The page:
National Front forms bloc group in European Parliament

Marine Le Pen, Geert Wilders and far-right leaders form bloc a year after Eurosceptic surge in EU elections

France’s National Front (FN) leader Marine Le Pen holds a press conference at the European Parliament on Tuesday to announce a new grouping of European far-right parties. Photograph: AFP Photo/ Emmanuel Dunand

France’s National Front (FN) leader Marine Le Pen holds a press conference at the European Parliament on Tuesday to announce a new grouping of European far-right parties. Photograph: AFP Photo/ Emmanuel Dunand

 

Marine Le Pen, Geert Wilders and far-right leaders from Italy, Austria and Belgium have combined to form a common bloc in the European Parliament, a year after a Eurosceptic surge in EU elections.

Splits among parties opposed to the EU and mass immigration, which won 12 percent of seats last May, saw the UK Independence Party form one alliance. But Ms Le Pen’s French National Front and Mr Wilders’s Dutch Freedom Party fell short of members needed to qualify for the powers and funding that come with bloc status.

A key hurdle was a need to include deputies from seven EU states.

Ms Le Pen, who will lead the new Europe of Nations and Freedom bloc, said the hurdle was now overcome with the involvement of two Poles and British member Janice Atkinson, who was expelled from Ukip over an expenses scandal in March.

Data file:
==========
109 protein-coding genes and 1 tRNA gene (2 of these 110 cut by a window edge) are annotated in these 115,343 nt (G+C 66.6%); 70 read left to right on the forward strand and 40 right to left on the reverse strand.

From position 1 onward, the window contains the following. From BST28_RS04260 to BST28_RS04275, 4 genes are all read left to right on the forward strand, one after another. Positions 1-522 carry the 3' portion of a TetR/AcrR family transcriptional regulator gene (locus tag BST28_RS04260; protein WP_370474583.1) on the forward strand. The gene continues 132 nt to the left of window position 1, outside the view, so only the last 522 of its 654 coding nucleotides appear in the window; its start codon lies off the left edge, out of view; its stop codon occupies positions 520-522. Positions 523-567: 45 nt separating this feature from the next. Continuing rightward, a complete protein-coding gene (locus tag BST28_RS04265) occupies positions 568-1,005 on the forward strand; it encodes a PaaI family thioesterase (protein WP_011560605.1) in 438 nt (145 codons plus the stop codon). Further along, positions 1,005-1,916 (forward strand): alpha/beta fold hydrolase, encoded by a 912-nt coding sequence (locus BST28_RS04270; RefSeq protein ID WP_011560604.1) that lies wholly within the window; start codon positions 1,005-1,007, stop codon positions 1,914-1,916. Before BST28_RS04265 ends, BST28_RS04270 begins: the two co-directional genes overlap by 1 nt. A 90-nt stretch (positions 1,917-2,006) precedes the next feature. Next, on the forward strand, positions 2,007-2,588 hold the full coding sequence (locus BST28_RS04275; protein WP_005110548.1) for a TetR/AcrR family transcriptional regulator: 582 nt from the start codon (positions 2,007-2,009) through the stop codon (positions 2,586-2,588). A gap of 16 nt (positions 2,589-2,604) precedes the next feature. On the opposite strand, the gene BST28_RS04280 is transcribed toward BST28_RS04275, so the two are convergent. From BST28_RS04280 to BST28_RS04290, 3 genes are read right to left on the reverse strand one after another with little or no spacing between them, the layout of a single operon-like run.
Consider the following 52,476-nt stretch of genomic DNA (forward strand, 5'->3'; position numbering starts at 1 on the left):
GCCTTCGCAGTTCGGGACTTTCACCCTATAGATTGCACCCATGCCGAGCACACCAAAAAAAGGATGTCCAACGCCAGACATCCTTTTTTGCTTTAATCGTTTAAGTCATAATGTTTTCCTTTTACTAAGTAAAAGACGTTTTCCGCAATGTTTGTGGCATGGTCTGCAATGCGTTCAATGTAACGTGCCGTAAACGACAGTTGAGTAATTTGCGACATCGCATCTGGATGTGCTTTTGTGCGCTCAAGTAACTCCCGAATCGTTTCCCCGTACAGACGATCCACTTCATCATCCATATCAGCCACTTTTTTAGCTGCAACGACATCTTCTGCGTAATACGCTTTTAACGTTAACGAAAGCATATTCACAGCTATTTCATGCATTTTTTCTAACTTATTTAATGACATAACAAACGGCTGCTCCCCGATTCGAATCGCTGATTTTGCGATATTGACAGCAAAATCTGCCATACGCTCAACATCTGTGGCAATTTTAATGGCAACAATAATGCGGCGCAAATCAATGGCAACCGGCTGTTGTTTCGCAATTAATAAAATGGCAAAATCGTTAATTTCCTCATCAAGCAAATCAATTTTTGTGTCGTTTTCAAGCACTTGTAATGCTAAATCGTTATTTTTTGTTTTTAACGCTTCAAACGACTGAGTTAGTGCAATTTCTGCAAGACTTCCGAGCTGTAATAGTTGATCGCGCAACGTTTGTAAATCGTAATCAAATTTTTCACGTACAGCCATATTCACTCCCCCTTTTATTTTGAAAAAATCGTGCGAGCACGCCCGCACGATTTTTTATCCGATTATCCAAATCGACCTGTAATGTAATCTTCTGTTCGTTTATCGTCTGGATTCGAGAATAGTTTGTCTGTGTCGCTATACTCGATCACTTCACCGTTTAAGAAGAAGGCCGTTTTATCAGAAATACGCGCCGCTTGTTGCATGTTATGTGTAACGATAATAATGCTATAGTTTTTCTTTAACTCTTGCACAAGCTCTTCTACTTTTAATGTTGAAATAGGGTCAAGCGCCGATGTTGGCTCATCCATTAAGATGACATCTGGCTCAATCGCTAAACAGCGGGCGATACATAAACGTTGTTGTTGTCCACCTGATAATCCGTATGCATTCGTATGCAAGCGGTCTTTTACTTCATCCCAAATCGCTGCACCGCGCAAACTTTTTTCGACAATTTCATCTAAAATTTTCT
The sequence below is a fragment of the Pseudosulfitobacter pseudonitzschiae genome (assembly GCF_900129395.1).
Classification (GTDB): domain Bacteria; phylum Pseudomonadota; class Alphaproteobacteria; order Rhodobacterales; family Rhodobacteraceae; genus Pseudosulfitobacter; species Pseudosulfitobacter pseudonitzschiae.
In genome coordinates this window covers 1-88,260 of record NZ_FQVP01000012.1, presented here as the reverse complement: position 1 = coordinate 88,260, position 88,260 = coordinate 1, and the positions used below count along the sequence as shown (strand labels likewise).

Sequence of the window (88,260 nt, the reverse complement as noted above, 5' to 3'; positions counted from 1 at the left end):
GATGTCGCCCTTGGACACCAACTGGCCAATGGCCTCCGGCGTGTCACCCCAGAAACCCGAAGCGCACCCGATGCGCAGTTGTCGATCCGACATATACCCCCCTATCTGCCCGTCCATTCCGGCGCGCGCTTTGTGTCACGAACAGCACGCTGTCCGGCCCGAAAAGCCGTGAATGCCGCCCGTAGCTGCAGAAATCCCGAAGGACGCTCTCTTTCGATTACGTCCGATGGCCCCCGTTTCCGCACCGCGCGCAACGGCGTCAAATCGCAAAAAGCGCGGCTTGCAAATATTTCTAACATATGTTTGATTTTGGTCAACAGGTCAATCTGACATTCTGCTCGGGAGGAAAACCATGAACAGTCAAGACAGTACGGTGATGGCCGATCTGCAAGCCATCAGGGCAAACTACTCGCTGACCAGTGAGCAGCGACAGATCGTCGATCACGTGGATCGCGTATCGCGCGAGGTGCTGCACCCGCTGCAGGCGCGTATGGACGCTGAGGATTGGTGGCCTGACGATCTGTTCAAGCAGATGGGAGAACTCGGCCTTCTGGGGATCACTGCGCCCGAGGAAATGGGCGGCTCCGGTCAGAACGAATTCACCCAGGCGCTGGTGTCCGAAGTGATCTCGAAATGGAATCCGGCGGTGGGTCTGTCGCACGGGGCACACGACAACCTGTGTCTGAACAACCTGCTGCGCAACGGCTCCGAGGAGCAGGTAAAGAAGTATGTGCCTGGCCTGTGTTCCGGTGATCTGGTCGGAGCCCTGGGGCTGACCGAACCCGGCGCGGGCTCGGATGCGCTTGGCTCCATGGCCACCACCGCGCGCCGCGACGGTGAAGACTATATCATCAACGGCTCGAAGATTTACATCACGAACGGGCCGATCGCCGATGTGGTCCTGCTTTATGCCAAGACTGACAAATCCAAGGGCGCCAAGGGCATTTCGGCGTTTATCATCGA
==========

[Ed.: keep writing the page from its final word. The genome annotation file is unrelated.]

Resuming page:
“The European Union is working to destroy the nation and we are here to defend our people,” Ms Le Pen told a news conference on Tuesday.

Ms Le Pen’s group will feature 39 of the chamber’s 751 members

Mr Wilders said the bloc would fight the “Islamisation” of Europe.

Ukip’s Nigel Farage, leader of the 45-strong Europe of Freedom and Democracy bloc, has rejected past overtures from Ms Le Pen and Mr Wilders, citing notably the National Front’s historic anti-Semitism.

The big bloc

The new bloc comprises the French National Front, the Dutch Freedom Party, Italy’s Northern League, the Austrian Freedom Party once led by Jörg Haider, the Flemish nationalists of Belgium’s Vlaams Belang, Poland’s Congress of the New Right and Atkinson.

Hungary’s Jobbik and the Greek Golden Dawn, with three seats each, are now the main far-right parties not in a united group.

Parliamentary groups are accorded significant political and financial benefits, with campaign funding, committee chairs and a larger role in the management of parliamentary business.

Ms Atkinson, whose chief- of-staff was recorded by a newspaper asking for an inflated restaurant bill in order to claim expenses from the European Parliament, told the news conference she would fight for her constituents to “get our country back”.

The European Network Against Racism complained that the new bloc would receive more public funding to promote their ideas.

“This should set alarm bells ringing for mainstream parties to finally end the escalation of toxic narratives,” the network said. – (Reuters)